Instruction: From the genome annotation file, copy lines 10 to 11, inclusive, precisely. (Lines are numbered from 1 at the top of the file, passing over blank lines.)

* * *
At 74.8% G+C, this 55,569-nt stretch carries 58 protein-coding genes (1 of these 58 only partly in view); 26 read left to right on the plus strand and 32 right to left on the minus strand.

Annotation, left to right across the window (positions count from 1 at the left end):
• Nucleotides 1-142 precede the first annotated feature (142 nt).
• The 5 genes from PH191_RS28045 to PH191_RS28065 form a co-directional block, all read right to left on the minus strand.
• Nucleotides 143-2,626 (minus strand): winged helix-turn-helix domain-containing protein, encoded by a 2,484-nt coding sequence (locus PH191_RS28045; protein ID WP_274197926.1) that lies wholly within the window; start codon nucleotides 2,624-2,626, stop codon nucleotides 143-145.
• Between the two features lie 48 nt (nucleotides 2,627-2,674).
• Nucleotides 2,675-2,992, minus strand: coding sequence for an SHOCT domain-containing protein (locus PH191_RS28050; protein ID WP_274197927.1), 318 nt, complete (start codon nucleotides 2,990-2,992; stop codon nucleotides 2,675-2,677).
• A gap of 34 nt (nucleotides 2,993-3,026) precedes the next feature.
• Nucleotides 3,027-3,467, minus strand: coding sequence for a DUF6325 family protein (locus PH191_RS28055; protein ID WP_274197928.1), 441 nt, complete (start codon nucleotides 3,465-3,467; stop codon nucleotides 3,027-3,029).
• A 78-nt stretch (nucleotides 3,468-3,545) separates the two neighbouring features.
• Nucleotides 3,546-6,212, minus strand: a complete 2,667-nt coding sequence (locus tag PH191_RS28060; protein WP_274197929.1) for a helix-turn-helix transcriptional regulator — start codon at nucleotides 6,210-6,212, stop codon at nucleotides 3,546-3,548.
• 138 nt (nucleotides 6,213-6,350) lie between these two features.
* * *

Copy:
• A 78-nt stretch (nucleotides 3,468-3,545) separates the two neighbouring features.
• Nucleotides 3,546-6,212, minus strand: a complete 2,667-nt coding sequence (locus tag PH191_RS28060; protein WP_274197929.1) for a helix-turn-helix transcriptional regulator — start codon at nucleotides 6,210-6,212, stop codon at nucleotides 3,546-3,548.